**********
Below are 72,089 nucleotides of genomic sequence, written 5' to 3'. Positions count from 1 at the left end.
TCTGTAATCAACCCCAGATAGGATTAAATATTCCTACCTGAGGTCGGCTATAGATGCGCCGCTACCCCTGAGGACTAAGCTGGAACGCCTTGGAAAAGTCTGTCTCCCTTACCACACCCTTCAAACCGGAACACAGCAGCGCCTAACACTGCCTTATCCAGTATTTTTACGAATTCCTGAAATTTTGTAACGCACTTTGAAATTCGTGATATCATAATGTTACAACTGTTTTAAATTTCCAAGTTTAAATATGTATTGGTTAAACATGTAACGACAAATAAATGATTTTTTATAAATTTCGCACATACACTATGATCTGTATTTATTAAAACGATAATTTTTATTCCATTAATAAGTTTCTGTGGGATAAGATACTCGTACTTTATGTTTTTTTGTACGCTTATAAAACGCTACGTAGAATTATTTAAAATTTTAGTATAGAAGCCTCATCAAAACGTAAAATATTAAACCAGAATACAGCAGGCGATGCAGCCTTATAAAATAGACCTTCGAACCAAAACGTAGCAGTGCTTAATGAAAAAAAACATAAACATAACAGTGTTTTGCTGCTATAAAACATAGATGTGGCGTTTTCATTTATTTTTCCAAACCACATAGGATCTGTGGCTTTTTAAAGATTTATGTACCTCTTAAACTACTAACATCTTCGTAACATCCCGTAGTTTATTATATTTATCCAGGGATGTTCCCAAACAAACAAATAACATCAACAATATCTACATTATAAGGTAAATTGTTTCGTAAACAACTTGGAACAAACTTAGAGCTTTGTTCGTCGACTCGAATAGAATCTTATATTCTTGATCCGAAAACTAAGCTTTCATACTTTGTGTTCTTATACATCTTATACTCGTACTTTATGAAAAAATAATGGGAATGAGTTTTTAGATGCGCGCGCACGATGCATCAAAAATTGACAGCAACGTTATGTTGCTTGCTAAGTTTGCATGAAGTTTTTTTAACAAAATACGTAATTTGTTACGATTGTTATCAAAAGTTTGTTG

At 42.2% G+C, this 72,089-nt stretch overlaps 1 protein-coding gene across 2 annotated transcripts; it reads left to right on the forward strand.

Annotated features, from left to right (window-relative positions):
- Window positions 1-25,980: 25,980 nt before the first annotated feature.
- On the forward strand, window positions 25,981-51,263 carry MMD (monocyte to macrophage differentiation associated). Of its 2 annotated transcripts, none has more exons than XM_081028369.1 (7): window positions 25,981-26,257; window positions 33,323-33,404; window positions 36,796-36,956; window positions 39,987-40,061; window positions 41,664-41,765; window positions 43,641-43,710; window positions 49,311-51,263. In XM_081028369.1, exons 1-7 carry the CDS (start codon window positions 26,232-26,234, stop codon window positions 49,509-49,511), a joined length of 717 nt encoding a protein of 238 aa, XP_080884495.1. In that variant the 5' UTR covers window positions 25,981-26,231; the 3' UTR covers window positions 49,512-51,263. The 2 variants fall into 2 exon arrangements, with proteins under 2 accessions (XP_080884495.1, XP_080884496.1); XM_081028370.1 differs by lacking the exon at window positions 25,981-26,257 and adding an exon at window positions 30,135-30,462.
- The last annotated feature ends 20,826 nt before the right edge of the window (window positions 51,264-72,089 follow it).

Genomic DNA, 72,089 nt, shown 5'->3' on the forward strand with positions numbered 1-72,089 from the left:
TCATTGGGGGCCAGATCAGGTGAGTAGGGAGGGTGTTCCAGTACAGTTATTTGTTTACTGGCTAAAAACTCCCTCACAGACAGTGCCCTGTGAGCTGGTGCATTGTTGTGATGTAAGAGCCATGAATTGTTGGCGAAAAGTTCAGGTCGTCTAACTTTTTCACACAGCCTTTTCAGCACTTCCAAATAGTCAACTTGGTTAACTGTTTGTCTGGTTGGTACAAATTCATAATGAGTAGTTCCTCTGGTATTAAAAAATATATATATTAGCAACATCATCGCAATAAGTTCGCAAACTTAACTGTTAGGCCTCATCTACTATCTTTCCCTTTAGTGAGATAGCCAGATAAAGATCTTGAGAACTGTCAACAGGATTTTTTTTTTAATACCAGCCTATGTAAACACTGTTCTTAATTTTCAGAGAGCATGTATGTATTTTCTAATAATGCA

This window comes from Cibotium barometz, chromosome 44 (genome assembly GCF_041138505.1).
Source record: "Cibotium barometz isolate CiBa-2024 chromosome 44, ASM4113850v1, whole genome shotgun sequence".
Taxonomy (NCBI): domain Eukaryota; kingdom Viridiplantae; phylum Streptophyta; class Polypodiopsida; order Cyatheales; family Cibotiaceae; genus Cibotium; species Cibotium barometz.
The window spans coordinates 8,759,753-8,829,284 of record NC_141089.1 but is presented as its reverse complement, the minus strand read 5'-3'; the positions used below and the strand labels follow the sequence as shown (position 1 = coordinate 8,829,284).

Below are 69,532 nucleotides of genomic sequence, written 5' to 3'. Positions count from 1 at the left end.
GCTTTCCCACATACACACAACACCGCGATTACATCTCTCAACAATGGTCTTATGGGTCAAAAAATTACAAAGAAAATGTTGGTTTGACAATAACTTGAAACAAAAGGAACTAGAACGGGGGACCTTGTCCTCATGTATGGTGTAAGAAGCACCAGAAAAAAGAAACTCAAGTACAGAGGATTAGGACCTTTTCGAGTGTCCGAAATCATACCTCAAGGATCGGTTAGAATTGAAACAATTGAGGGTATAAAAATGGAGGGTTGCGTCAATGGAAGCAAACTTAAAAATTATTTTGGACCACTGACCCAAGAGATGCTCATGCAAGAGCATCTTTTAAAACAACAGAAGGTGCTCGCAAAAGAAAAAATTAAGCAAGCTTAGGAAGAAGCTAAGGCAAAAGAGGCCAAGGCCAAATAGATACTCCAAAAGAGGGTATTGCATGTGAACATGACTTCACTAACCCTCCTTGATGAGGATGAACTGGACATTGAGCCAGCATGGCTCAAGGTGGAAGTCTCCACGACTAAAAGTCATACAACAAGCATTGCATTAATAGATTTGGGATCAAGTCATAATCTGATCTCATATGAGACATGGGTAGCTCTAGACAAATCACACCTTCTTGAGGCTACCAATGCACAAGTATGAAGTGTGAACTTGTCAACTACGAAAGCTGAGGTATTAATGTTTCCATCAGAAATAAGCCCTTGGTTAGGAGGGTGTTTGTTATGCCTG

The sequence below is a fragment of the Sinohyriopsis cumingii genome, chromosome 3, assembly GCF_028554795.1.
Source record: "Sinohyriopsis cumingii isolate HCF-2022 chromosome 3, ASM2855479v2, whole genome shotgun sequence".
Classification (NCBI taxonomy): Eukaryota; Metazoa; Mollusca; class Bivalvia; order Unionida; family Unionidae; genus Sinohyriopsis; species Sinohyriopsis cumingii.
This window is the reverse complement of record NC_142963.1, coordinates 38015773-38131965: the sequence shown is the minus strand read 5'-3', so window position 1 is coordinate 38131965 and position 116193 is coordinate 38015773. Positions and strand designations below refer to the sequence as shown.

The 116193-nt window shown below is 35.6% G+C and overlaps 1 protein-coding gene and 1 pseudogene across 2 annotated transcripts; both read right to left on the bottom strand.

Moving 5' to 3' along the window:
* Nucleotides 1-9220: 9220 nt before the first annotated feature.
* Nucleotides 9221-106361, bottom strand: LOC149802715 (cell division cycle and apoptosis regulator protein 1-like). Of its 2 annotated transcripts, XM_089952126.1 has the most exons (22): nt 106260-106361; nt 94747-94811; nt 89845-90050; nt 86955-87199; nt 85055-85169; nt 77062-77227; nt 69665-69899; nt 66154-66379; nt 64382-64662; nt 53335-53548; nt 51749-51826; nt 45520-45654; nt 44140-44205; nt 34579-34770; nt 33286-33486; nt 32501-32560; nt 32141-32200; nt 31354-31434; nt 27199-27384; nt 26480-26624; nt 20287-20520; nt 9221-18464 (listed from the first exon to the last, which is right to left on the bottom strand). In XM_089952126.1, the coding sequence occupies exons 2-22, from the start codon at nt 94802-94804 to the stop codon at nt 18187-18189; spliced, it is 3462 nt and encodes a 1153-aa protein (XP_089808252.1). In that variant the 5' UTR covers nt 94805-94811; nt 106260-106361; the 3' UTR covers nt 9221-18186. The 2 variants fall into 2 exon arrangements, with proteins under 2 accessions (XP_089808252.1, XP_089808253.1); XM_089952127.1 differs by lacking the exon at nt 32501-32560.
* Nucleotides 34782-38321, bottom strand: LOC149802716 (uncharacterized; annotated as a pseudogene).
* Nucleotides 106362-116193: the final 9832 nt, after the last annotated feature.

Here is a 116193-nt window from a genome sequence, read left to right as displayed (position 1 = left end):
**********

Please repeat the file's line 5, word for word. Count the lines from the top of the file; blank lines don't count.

- Window positions 1-25,980: 25,980 nt before the first annotated feature.